Barbie: Groom and Glam Pups Wii
Published by: THQ
Developed by: Game Machine Studios
Take the Barbie licence and attach it to a rather weak take on Nintendogs and what you have is Barbie: Groom and Glam Pups. In Barbie: Groom and Glam Pups you'll be taught how to look after your own puppy. There are six breeds to choose from: Pomeranian, Samoyed, Poodle, Yorkshire Terrier, Shih Tzu and Bichon Frise although when you first play the game you'll only be able to choose the Pomeranian or Samoyed.
You can groom your dog, visit the boutique and train your dog. To groom your dog you'll brush, wash, and trim them in addition to actions such as stroking their tummy. All of these actions will increase your dog's happiness but it seems rather odd that you can't choose what activity to do as it's chosen for you. There's too much hand holding when grooming your dog as Barbie will always tell you what needs to be done and whilst this is initially useful it soon becomes annoying.
If you want to purchase cute and adorable outfits for your dog, and it is completely optional, you'll have to visit the boutique. You'll begin with $200 to spend and there are some items that you can have free of charge. Barbie will tell you what each section is called (and this isn't subtitled). The hat symbol for is hats and headpieces, collar symbol for collars, glasses symbol for glasses, top symbol for tops and t-shirts, bow symbol for tail accessories and butterfly symbol for costumes.
Probably the most interesting location in the game is the training area. Tricks are divided into three areas: actions, poses and skills. Initially there are only a few one star tricks available in each section. To perform a trick you'll have to move the Wii remote in a specific fashion (and there's a visual indication of this in the bottom right of the screen). The amount of actions you'll do with the Wii remote does seem rather limited however and it's not long before tedium starts to creep in. You can reward your dog with a treat for completing a trick and this also have the benefit of making him happier.
It's necessary for your dog to learn tricks to take part in performances where you'll earn money to spend in the boutique. There are three types of performance: Runway Show, Dance Event and Photo Shoot. In Runway Show your dog will walk down a catwalk and on entering a trick zone you'll be told what trick to perform (which you'll do by moving the Wii remote in the required fashion as in the training). Dance Events require you to pick one of the four music tracks and choose what six tricks you want your dog to perform and in what particular order. The tricks are carried out automatically so it's crucial that your dog has been practising them in training. In the Photo Shoot performance you'll get to take photos of your dog doing tricks. Each shoot allows you to take five photos and you'll get to customise the photo studio to enable the photos to looks as good as possible.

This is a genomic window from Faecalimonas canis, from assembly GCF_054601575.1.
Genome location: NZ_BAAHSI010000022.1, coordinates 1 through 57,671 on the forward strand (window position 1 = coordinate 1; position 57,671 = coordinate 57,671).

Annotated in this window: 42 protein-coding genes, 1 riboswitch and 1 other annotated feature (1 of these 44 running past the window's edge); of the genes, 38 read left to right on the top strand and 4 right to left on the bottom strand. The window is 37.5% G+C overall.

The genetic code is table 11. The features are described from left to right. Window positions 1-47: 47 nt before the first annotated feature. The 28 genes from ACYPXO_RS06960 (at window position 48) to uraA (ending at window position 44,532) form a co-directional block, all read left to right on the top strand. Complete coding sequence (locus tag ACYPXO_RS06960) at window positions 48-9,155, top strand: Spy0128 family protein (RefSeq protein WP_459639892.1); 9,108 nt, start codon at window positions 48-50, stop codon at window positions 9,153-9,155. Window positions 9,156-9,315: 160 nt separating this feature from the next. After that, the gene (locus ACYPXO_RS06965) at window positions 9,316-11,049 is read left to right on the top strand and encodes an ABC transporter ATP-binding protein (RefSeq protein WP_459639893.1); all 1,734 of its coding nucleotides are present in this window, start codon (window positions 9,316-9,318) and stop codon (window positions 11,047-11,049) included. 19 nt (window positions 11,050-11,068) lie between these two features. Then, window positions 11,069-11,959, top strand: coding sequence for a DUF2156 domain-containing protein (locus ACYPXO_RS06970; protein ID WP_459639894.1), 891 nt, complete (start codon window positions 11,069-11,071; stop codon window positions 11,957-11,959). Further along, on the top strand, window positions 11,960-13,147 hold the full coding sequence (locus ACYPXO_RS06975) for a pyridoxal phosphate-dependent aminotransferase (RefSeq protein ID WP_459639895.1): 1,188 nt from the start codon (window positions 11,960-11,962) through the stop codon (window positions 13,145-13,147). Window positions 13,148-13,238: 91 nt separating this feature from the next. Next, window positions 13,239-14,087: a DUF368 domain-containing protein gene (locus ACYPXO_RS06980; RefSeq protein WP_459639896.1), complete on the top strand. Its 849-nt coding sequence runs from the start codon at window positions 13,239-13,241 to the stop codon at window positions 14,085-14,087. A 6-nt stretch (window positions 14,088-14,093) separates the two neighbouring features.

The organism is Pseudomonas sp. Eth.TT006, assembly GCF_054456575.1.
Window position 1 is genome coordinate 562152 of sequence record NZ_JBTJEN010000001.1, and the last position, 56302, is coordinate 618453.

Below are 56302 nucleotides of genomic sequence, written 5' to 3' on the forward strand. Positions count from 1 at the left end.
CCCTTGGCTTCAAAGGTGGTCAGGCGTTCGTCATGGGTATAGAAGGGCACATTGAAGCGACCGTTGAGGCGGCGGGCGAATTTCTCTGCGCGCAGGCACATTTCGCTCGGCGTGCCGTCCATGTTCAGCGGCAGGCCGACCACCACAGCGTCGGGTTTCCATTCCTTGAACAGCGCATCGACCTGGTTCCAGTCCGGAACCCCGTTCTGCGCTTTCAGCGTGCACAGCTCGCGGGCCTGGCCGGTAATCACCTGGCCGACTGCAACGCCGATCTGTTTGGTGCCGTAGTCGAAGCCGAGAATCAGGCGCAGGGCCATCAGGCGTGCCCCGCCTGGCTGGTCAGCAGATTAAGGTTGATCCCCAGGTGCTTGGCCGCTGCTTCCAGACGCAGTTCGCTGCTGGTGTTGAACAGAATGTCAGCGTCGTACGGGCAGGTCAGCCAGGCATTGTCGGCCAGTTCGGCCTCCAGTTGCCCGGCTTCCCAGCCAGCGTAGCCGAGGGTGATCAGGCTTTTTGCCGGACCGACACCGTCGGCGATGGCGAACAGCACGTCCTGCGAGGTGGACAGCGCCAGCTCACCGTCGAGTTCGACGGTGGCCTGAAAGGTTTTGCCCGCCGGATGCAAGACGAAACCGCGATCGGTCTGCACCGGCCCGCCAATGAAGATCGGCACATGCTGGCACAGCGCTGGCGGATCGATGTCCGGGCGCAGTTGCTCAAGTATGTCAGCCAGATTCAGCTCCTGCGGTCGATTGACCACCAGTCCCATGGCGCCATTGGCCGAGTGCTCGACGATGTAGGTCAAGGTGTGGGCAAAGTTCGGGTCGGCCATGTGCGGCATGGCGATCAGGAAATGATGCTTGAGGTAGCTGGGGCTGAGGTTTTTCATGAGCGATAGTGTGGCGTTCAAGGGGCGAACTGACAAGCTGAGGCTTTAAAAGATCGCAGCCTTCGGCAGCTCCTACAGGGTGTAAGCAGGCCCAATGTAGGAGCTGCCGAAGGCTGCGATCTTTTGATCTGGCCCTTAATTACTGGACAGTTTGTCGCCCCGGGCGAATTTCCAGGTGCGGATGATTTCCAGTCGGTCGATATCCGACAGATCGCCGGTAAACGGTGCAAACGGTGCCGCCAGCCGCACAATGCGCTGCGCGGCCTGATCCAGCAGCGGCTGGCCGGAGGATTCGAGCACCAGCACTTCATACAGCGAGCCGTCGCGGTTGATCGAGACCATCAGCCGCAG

The notebook section allows you to access all of the information for your dogs. You'll be able to see what achievements they have and how happy they are. You'll also be able to see what photos you've taken. It's important to remember that you can change your dog at any time and select any additional breeds you may have unlocked. Picking a different dog means you'll have to completely retrain them however. It's worth mentioning that each breed has its own special trick that can be learned when they have a comprehensive repertoire of tricks but whether you'll want to go through the motions multiple times just to see each dog's special trick is questionable.
The game's presentation is mostly OK. Graphically Barbie: Groom and Glam Pups gets the job done but the visual quality of the game and its animations can be regarded as basic. Some of the load times in the game can be a little on the lengthy side. Thankfully the game is mostly fine when it comes to its suitability for deaf gamers. The game is subtitled and all of the essential information is shown in text. During performances the trick names you have to perform are given verbally only but you'll know what to do because of the Wii remote animations that are shown on screen. Barbie's comments during performances are not subtitled. There are no captions for the noises that your dog makes (such as barking and sniffing) but that's hardly a problem. Visual indicators make you aware of how to move the Wii remote during the various activities such as brushing and performing tricks.
As we said at the top of the review, this is rather a weak take on the Nintendo's Nintendogs with the Barbie licence applied. I'm not sure what appeal this game will have for all of those little girls who are enthusiastic about Barbie but it's a fair bet that whilst quite a few will be attracted by the Barbie moniker on the box, not many will get any long term value from the game. The game doesn't have enough in it to keep you coming back for more. The cycle of grooming, learning tricks, performances and visiting the boutique wears pretty thin within just a few short play sessions and even the presence of Barbie in the game can do nothing to disguise the fact.